Synopsis: A coming-of-rage story about discovering your true self and overcoming your inner demons to find love in a chaotic world.
Release Date: October 6, 2015 MPAA Rating: PG-13
Genre(s): Horror, Sci-Fi
From Carrie to Lucy, from Firestarter to Friday the 13th Part VII: The New Blood, psychic and telekinetic young girls are everywhere. One would think that it would be hard to come up with a compelling story based on that particular archetype. Well, if June is any indication, there’s plenty left in that tank.
The title character in June is a little girl (Prosper‘s Kennedy Brice) who, after being saved from a weird religious cult, is shuffled around the foster care system for nine years. She is moved from family to family with nothing working out, until her social services worker, Victor Emmanuel (Eddie Jemison from “Hung”), places her with the Andersons, Dave (Casper Van Dien from Starship Troopers) and Lily (Victoria Pratt from “Heartland”). At first, things seem to be going smoothly for June with the Andersons, but soon enough, Dave and Lily begin to realize why the other families had problems with her. First, June has a creepy imaginary friend named AER whom she insists is real. Also, whenever June gets upset, she can unconsciously make things happen with her mind, from simple Carrie-like telekinesis to full-on controlling the weather. Still, the Andersons want to make June a part of their lives, but it seems that the cult from which June was taken when she was a baby is not quite ready to let her go.
June is a cool little movie. At first, it seems like it’s biting on its popular predecessors, movies like Carrie and Firestarter, but once it gets rolling, the story takes on an identity all its own. The screenplay, written by L. Gustavo Cooper (The Devil Incarnate) and Sharon Y. Cobb (Lighthouse Hill), combines a satanic cult angle with a creepy kid story, but doesn’t rely too heavily on either horror stereotype. Cooper also directs, and his vision for the film tells his own story while paying clear tribute to his influences (a section of the film tips its hat to a blood scene from Carrie, but not THAT blood scene from Carrie). The whole thing comes together into something that is both original and familiar – comfortable, yet fresh.
If there’s a criticism to be had of June, it’s that it leaves a lot of questions unanswered. The final act goes crazy with twists, so much so that not even the audience knows who the good guys and the bad guys are, and the ending becomes purposefully ambiguous. Curious viewers can dig into the DVD extras for clues, and they’ll find a series of interviews with Emmanuel the social services worker that fill in some of the gaps in June’s history as well as a short faux-documentary about what AER really is, but even those just provide exposition without adding to the greater mythology. It’s entirely possible that L. Gustavo Cooper is leaving it open for a sequel that will answer some of the questions – who knows? Anyway, June is well worth checking out, whether a sequel for it is in the cards or not.
The score for June was composed by the husband/wife team of Juliette and Sean Beavan. Juliette is primarily known as an actress, also playing a Priestess in the film, while Sean is an industrial music producer, having worked with acts such as Marilyn Manson and Nine Inch Nails. The soundtrack to June is a methodical and melodic, almost John Carpenter-esque synthesizer score, very eerie and spooky, but there’s another layer to it. On top of the music, there’s a sound design quality to it that includes backward masked effects and rumbling low-frequency effects that makes the viewer uncomfortable and unsettled without letting them know why. In a movie where a little girl can control the weather, it’s important for the audience to feel a little bit of a thump now and then, and the Beavan’s score provides it. The music for June is an essential part of the experience.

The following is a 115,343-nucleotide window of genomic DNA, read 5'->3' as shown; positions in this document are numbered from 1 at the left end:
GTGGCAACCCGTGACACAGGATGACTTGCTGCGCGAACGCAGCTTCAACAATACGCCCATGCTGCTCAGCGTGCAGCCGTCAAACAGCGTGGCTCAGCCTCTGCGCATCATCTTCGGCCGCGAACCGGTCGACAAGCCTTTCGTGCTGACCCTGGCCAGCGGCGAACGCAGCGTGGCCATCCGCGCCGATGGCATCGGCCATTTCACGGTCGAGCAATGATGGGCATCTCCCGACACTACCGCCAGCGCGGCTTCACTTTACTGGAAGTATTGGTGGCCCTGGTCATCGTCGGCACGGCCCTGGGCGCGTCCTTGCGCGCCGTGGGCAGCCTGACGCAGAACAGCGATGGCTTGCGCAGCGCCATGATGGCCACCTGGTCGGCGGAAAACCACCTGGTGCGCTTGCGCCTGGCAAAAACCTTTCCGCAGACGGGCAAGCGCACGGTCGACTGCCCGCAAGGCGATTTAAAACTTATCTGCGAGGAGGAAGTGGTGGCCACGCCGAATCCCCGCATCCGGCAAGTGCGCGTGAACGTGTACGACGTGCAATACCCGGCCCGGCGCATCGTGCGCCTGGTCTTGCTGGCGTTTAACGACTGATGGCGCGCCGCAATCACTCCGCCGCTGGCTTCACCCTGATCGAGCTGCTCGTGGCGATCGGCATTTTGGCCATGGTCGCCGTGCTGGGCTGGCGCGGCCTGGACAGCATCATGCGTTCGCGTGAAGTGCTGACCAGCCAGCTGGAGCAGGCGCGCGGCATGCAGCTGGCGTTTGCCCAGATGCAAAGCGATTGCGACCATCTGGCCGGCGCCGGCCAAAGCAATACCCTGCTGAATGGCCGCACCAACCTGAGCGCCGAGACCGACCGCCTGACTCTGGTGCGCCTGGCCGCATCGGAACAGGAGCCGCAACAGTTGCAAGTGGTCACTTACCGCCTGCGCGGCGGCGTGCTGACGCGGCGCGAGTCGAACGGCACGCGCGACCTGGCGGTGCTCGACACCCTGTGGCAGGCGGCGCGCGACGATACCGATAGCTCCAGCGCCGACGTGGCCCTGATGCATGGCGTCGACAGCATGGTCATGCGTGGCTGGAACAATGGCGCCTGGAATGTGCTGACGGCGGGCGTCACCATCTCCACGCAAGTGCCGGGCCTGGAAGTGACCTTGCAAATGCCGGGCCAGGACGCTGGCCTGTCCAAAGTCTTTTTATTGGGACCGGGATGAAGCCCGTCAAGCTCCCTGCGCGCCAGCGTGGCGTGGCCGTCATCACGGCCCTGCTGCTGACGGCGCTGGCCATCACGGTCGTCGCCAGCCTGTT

For a straight-to-video release, June is surprisingly and shockingly scary. It falls into the “Creepy Kid” subgenre of horror; even though she’s kind of the protagonist of the film, June is pretty creepy, and her relationship with AER, her “imaginary” friend, is deeply troubling. There are a handful of good jump scares, but much of the terror comes from sheer maddening suspense. For example, in one scene, Dave drops his wedding ring into the garbage disposal and, of course, he reaches in after it. The audience knows what’s coming, but they don’t know when, and they don’t know how, and the anticipation of the inevitable is nail-biting. Time will tell if June will be as lasting as the classics that it lovingly imitates, but the movie packs a definite punch when it comes to scaring the heck out of its audience. One thing though – because it’s a home video release, just make sure to watch it with all of the lights off.
Cast and Crew
- Director(s): L. Gustavo Cooper
- Producer(s): L. Gustavo CooperJames FlerJacquelyn FriscoGregor HabsburgAndrew Thomas HuntMichael PasztDuane A. Sikes
- Screenwriter(s): L. Gustavo CooperSharon Y. Cobb
- Cast: Casper Van Dien (Dave Anderson)Victoria Pratt (Lily Anderson)Kennedy Brice (June) Eddie Jemison (Victor Emmanuel)Lance E. Nichols (Dr. Wynstrom)Theodora Greece (Ms. Wapos)Addy Miller (Lily as a Teenager)Rachel Whitman Groves (June’s Biological Mother)Thomas R. Martin (June’s Biological Father)Aiden Flowers (Bully)Kelly Lind (Stripper)Juliette Beavan (Priestess)
- Editor(s): Thomas H. Park
- Cinematographer: Ryan Patrick Dean
- Production Designer(s):
- Costume Designer: Sandra Algood
- Casting Director(s):
- Music Score: Juliette Beavan
- Music Performed By: Sean Beavan
- Country Of Origin: USA